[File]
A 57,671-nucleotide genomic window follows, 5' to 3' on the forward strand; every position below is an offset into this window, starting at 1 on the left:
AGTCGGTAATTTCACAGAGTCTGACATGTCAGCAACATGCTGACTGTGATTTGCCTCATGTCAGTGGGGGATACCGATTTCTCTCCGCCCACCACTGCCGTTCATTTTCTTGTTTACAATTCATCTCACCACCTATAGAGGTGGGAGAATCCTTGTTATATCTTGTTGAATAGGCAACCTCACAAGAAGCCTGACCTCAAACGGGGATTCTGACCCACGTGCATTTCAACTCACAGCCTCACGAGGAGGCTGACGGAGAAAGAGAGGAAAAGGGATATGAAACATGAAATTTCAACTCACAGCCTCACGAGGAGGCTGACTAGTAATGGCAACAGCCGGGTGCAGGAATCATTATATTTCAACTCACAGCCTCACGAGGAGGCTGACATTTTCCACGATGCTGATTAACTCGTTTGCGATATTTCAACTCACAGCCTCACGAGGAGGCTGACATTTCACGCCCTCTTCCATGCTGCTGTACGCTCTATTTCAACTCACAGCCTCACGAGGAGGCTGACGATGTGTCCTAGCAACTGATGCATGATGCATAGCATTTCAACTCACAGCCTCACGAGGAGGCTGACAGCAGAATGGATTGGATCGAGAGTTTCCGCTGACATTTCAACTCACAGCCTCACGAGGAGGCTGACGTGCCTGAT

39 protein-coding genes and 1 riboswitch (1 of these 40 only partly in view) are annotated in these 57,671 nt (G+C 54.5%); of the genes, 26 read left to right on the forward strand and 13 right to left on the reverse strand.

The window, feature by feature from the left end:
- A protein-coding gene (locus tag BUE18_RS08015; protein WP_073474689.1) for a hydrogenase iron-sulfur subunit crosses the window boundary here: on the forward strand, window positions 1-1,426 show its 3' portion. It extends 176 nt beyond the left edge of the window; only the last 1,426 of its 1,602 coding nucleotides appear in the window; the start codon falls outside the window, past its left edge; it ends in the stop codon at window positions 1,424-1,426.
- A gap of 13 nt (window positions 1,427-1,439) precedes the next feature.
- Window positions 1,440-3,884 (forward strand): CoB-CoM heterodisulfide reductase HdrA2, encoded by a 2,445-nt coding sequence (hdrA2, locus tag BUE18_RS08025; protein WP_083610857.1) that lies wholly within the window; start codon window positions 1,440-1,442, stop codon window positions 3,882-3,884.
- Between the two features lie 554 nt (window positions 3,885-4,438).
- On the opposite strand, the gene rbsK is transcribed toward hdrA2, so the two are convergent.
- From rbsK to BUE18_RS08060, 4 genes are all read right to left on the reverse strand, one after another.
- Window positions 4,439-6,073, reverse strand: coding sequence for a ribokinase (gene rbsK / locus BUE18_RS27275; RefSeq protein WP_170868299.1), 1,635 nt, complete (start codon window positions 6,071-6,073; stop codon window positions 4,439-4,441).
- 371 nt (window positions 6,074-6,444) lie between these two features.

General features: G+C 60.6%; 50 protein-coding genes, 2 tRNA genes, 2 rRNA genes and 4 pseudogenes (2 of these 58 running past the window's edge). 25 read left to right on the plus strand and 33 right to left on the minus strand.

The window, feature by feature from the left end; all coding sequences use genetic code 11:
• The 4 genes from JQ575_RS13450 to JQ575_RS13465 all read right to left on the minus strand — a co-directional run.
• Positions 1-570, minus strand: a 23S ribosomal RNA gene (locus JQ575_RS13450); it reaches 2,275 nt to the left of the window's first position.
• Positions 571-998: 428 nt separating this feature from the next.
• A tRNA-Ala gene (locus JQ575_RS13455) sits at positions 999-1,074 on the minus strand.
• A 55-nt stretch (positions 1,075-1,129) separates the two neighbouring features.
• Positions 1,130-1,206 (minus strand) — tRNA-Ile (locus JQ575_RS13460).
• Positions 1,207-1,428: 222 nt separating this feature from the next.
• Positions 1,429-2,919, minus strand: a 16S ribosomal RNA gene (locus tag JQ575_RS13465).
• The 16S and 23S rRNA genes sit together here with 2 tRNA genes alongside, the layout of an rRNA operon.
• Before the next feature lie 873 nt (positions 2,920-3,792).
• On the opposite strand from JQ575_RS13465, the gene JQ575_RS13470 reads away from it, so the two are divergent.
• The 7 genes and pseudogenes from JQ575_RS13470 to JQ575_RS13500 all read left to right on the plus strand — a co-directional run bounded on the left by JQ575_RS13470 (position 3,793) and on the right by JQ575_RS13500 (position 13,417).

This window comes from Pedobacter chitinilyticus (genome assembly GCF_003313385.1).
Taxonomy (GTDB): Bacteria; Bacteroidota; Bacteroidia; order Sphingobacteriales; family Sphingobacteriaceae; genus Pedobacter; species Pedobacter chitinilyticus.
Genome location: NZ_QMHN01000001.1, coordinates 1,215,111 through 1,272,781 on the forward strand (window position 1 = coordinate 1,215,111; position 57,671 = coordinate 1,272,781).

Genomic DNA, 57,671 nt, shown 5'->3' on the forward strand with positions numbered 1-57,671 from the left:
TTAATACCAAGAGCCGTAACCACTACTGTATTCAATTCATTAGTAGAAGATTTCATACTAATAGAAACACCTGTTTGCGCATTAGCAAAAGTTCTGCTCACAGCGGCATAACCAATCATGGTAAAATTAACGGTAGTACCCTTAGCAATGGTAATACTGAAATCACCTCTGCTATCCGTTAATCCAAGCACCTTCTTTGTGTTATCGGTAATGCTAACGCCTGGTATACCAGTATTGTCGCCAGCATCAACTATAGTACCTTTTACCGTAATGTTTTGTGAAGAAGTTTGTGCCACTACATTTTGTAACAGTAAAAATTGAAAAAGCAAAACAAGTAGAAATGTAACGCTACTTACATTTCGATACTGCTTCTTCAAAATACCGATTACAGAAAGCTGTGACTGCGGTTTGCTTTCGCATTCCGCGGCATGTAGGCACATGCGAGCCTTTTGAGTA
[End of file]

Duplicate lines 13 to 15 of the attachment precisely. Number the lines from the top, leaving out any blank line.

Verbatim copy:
General features: G+C 60.6%; 50 protein-coding genes, 2 tRNA genes, 2 rRNA genes and 4 pseudogenes (2 of these 58 running past the window's edge). 25 read left to right on the plus strand and 33 right to left on the minus strand.

The window, feature by feature from the left end; all coding sequences use genetic code 11:
• The 4 genes from JQ575_RS13450 to JQ575_RS13465 all read right to left on the minus strand — a co-directional run.